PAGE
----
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The Road to Emmaus


Now that same day two of them were going to a village called Emmaus, about seven miles from Jerusalem.  They were talking with each other about everything that had happened.  As they talked and discussed these things with each other, Jesus himself came up and walked along with them; but they were kept from recognizing him.  

He asked them, “What are you discussing together as you walk along?” They stood still, their faces downcast.

One of them, named Cleopas, asked him, “Are you only a visitor to Jerusalem and do not know the things that have happened there in these days?”

“What things?” he asked.


“About Jesus of Nazareth,” they replied. “He was a prophet, powerful in word and deed before God and all the people.  The chief priests and our rulers handed him over to be sentenced to death, and they crucified him; but we had hoped that he was the one who was going to redeem Israel.  And what is more, it is the third day since all this took place.  In addition, some of our women amazed us.  They went to the tomb early this morning but didn’t find his body. They came and told us that they had seen a vision of angels, who said he was alive.   Then some of our companions went to the tomb and found it just as the women had said, but him they did not see.”  

He said to them, “How foolish you are, and how slow of heart to believe all that the prophets have spoken!  Did not the Christ have to suffer these things and then enter his glory?”  

And beginning with Moses and all the Prophets, he explained to them what was said in all the Scriptures concerning himself.   

As they approached the village to which they were going, Jesus acted as if he were going farther.  But they urged him strongly, “Stay with us, for it is nearly evening; the day is almost over.”


So he went in to stay with them.  When he was at the table with them, he took bread, gave thanks, broke it and began to give it to them.  Then their eyes were opened and they recognized him, and he disappeared from their sight.

They asked each other, “Were not our hearts burning within us while he talked with us on the road and opened the Scriptures to us?”

They got up and returned at once to Jerusalem. There they found the Eleven and those with them, assembled together and saying, “It is true! The Lord has risen and has appeared to Simon.”  

Then the two told what had happened on the way, and how Jesus was recognized by them when he broke the bread.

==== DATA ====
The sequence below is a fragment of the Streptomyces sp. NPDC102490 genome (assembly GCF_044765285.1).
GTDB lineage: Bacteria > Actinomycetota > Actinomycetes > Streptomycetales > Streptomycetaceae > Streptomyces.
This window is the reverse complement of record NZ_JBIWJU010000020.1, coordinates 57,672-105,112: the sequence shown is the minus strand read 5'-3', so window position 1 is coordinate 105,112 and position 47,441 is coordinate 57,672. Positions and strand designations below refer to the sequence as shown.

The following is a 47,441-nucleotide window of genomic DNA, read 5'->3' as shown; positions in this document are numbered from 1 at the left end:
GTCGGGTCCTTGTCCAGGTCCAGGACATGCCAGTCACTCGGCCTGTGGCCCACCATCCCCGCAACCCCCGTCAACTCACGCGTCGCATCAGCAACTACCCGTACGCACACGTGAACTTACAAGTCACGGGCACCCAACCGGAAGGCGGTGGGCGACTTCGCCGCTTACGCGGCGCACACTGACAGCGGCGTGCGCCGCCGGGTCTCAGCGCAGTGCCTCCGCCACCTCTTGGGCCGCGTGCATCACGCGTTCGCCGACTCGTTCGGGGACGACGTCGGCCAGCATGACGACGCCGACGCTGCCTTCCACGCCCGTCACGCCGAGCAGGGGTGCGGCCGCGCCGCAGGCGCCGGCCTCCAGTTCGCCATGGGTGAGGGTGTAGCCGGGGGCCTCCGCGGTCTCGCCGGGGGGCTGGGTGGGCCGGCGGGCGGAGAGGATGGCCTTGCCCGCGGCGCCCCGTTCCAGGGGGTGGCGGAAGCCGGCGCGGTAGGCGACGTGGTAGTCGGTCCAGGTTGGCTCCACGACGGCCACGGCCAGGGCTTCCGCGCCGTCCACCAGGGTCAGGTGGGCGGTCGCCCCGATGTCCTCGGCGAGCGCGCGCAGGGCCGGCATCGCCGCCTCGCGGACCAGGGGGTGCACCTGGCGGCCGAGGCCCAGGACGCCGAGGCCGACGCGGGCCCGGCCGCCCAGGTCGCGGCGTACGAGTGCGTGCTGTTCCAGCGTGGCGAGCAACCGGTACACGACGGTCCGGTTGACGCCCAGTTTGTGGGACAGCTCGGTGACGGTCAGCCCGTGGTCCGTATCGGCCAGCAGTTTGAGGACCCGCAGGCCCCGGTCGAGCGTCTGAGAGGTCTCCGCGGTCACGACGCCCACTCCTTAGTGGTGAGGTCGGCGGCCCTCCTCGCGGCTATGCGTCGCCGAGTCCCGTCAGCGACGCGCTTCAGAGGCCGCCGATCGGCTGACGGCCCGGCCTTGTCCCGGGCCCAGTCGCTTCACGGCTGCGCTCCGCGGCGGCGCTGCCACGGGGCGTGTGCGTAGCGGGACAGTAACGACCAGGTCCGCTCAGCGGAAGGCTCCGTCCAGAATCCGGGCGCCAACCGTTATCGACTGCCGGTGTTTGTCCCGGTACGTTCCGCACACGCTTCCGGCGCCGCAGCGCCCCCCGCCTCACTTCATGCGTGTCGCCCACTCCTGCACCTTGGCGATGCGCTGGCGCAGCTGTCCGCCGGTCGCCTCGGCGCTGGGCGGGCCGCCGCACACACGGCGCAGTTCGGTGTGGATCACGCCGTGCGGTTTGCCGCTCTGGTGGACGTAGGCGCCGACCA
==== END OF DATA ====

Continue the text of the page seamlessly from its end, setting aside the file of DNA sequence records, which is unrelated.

Luke 24:13-35  (NIV)

Personal Testimonies


We cannot testify as Jesus testified on the Road to Emmaus, and our own testimony won't be as compelling as that of Cleopas and his companion.  But we all have faith to share and we never know who will be impacted by our own experiences.


from Bruce B (new):

Each season of life has it’s unique issues and challenges, opportunities, joys and failures. Looking back on 7 decades, there is much for reflection.  Read more. 


from KTN:

After decades of being a nominal Protestant, attending church only for weddings and funerals, I read CS Lewis's single sentence, "Christianity, if false, is of no importance, and if true, of infinite importance. The only thing it cannot be is moderately important."


I am slow but I am not stupid. This was a profound revelation to me, who had been in the "moderately important" camp. It started me on a marvelous spiritual journey, which continues and for which I am most deeply grateful.


From Becky M:

Prior to my becoming a Christian, I always wanted to know whether I was going to Heaven or hell.  Being Catholic, it seemed almost impossible to go to heaven without confession just before I died.  I was a good Catholic and a good person.  I decided to look for the answer to my question and after attending many denominations I found the answer to my question.  All I needed to do was to ask Jesus into my life and have a personal relationship with Him and ask forgiveness for my sins and I would be assured of Heaven.  It was so easy.


from Karen P:

Christian Legacy – kindness and service.  Read more


From Ken R:

When my parents divorced upon my dad’s return from Europe at the end of WWII, my mother had moved from California to Denver, CO.  Read more.


from Tom C:

I grew up in a small university town in the 50's and 60's.  My parents were, to be charitable, agnostic, but given that the university included an Episcopal seminary, I grew up knowing a lot of clergymen and going to church enough to learn a lot of the basics of the Christian faith, ....  Read more.



Consider sending in your testimony - you don't have to be a member of Unshackled or of our church.  We all have a story to tell.

Look at your testimony as your personal page on this website.  Of course, you should provide your testimony and your page will be available to anyone visiting the site.  But you can include pretty much anything you want - text, images, videos, artwork, links.  You can retain or drop the standard header and footer you see on all the other pages on this website.  You can bookmark the page so you can go straight to it.   Whatever.  I am just tossing out ideas for you.  This is your chance to be creative.  Send me your text, images, etc. and describe roughly what you'd like.  I'll put together something and we can adjust things from there.  You can even have additional pages, linked to from the first page, though let's not get too carried away. 


Tom C's testimony includes some extra content to give you some ideas as to what you can include on your testimony page.  Take a look.

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